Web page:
If possible, facilities should dedicate a wing or room/s for any residents coming   or returning from the hospital. This can serve as a step-down unit where they remain for 14 days with no symptoms.

Q: Are Louisiana’s State Parks open?

According to the Office of State Parks, overnight facilities at parks are open to Louisiana residents, and tours at historic sites are now available for groups of 9 or less. Bayou Segnette and Lake Bistineau remain closed due to their use as regional isolation facilities. Chicot State Park is set to reopen on June 26.

RESOURCES

Q:  I am concerned about some businesses that I frequent are not following the social distancing, wearing masks and other guidelines for reopening. Is there an agency that follows up on whether or not businesses are complying with the reopening requirement?

If someone has a concern about a business that has reopened and is not following state guidelines, they can call the Louisiana Office of State Fire Marshal at 1-800-256-5452.

Q: Where can people get more information about what the State of Louisiana is doing in response to the COVID-19 Outbreak?

The Governor’s office is constantly updating its website at gov.louisiana.gov, as is the Louisiana Department of Health at ldh.la.gov/Coronavirus. You can also call 211 for general information about COVID-19 and to get connected to help and resources.

 

For text message alerts: Louisiana has implemented a new text alert system that provides timely COVID-19 updates and other critical guidance directly from the governor’s office to Louisiana residents. Sign up by texting ‘LACOVID’ to 67283.

 

Through the Smart911 app or smart911.com, families can provide key context to first responders. This is a free service that allows individuals to provide critical information including pre-existing conditions and quarantine status, in advance, to first responders.

Q: Where can I get the most up-to-date information?

Go to the Department of Health’s website: www.ldh.la.gov/coronavirus

 For information about the Phase 3 reopening, visit the Governor’s website at: https://gov.louisiana.gov/index.cfm/newsroom/detail/2532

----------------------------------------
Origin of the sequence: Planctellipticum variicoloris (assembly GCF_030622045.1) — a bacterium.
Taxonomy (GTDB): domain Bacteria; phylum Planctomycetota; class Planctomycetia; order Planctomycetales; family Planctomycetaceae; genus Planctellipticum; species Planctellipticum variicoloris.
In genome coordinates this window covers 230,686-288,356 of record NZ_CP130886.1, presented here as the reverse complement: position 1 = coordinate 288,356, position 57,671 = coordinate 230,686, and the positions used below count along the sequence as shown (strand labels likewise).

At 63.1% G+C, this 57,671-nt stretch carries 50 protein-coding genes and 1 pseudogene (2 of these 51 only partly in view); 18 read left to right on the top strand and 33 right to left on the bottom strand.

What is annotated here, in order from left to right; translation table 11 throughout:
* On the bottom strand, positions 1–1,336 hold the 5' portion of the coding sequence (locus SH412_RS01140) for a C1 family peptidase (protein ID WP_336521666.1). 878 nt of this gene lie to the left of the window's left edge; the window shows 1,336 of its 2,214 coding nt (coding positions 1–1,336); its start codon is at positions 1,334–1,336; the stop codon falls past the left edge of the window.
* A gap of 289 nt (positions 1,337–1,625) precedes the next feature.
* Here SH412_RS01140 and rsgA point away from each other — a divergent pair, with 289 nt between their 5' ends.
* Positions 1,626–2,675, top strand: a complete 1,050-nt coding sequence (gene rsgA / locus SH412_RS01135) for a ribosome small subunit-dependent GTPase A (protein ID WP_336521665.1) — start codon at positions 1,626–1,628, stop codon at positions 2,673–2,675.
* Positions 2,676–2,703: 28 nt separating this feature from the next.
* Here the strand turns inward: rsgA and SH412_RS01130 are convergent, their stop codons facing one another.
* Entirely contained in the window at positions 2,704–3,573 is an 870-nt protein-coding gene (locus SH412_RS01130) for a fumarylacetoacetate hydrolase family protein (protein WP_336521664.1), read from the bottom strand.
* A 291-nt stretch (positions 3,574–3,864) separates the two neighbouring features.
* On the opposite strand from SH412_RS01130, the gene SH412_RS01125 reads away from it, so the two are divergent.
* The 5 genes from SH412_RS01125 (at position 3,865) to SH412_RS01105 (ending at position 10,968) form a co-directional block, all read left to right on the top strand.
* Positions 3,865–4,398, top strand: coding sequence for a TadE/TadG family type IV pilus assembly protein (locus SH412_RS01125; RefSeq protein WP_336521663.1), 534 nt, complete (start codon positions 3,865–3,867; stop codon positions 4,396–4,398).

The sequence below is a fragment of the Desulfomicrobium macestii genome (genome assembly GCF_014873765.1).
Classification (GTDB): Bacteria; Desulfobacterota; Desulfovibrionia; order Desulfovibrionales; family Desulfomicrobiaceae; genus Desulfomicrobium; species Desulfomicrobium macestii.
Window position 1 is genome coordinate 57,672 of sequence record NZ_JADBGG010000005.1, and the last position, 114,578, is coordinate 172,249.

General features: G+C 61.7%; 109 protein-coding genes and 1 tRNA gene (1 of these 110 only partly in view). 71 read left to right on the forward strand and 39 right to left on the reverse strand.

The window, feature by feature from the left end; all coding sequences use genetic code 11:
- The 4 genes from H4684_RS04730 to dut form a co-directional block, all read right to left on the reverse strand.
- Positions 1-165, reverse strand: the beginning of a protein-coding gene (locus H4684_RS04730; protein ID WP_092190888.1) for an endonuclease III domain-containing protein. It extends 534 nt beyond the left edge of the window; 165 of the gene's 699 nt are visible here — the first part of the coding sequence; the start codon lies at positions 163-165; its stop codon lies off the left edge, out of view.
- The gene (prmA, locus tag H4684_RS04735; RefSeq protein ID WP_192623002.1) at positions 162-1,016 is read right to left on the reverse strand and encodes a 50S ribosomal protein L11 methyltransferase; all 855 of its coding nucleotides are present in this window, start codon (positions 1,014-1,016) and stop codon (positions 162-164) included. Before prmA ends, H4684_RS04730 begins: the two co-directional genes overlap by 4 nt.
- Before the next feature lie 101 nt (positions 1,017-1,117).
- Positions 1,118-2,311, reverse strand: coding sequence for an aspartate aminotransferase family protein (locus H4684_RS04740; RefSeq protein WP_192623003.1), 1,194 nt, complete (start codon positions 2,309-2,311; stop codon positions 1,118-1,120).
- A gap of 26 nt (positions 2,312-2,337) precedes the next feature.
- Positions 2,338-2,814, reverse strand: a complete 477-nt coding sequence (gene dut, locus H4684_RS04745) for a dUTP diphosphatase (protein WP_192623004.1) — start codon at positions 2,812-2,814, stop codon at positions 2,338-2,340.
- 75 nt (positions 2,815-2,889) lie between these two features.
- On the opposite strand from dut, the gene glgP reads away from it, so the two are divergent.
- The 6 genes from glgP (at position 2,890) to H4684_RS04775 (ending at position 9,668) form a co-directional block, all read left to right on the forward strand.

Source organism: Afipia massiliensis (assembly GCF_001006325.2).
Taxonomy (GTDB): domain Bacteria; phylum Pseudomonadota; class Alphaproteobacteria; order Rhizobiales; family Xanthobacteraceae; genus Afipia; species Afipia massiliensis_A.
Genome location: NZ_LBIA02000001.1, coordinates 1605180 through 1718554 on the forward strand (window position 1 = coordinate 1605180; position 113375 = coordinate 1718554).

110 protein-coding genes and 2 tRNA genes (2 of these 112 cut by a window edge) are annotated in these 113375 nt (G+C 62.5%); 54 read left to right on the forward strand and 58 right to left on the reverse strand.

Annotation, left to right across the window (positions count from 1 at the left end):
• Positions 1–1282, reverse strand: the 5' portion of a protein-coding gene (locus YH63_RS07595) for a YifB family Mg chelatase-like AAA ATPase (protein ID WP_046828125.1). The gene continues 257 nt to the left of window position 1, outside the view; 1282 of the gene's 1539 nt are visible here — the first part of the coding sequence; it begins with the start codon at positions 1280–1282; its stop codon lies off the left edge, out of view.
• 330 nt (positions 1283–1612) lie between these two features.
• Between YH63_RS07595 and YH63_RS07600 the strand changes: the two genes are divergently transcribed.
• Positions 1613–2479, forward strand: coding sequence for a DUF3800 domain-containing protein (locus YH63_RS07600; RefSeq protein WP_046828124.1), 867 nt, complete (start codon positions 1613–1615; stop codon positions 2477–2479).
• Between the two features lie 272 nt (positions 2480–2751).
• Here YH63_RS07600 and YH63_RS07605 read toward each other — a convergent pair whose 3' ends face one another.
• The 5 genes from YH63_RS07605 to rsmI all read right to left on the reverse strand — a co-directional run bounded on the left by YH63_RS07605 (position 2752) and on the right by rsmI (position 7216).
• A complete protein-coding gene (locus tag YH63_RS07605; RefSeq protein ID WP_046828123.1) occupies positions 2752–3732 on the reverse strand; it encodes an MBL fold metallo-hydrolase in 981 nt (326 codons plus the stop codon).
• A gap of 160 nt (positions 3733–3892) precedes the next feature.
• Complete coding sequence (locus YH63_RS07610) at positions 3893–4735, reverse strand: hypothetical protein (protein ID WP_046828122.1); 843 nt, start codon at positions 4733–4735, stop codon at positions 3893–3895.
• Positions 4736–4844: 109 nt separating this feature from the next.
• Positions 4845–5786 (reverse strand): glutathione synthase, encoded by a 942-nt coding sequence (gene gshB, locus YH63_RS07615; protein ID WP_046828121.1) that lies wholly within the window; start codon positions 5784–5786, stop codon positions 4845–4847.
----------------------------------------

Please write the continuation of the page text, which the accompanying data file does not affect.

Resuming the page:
For information about schools, contact the Department of Education at this email address: LDOECOVID19Support@la.gov

 Pandemic info: The White House Task Force has established www.coronavirus.gov  as the centralized website for the federal government. The CDC continues to maintain www.cdc.gov/covid19 site.

Q: Where can I find information and posters for businesses and other venues about wearing masks?

Masking posters for business and other venues as well as resources can be found at the following links:  http://ldh.la.gov/index.cfm/page/3878

 Links directly to posters:

o   Option 1: http://ldh.la.gov/assets/oph/Coronavirus/resources/Face-Mask-Sign-Option-1.pdf

o   Option 2: http://ldh.la.gov/assets/oph/Coronavirus/resources/Face-Mask-Sign-Option-2.pdf

Q: How do I apply for Medicaid? What if I need assistance?

Local Medicaid offices are currently closed to the public.

If you think you qualify for Medicaid, you can apply for Medicaid online at https://sspweb.lameds.ldh.la.gov/selfservice/. 

If you need assistance applying or have questions regarding your eligibility please contact the Louisiana Medicaid Customer Service Center: 888-342-6207 or Navigators for a Healthy Louisiana: 800-435-2432, which is federally funded to assist people in Louisiana with Medicaid. This includes learning how to use your health coverage to get the medical care you need.

You can also visit the Navigators for a Healthy Louisiana website: www.lahealthcarenav.com        

 Applications can also be mailed to the following address:

Q: What if I don’t qualify for Medicaid but recently lost my health insurance? How do I enroll in the Federal Health Insurance Marketplace with the Affordable Care Act?

You can enroll yourself at the federal government website www.healthcare.gov or by calling 800-318-2596. You can also contact Navigators for a Healthy Louisiana at 800-435-2432, which is federally funded to assist people in Louisiana with any questions and with the enrollment process. This includes learning how to use your health coverage to get the medical care you need.You can also visit their website www.lahealthcarenav.com        

Q: Are there any state information and resources for small businesses impacted by COVID-19?

Yes. There are informational resources for business posted on this website: ldh.la.gov/coronavirus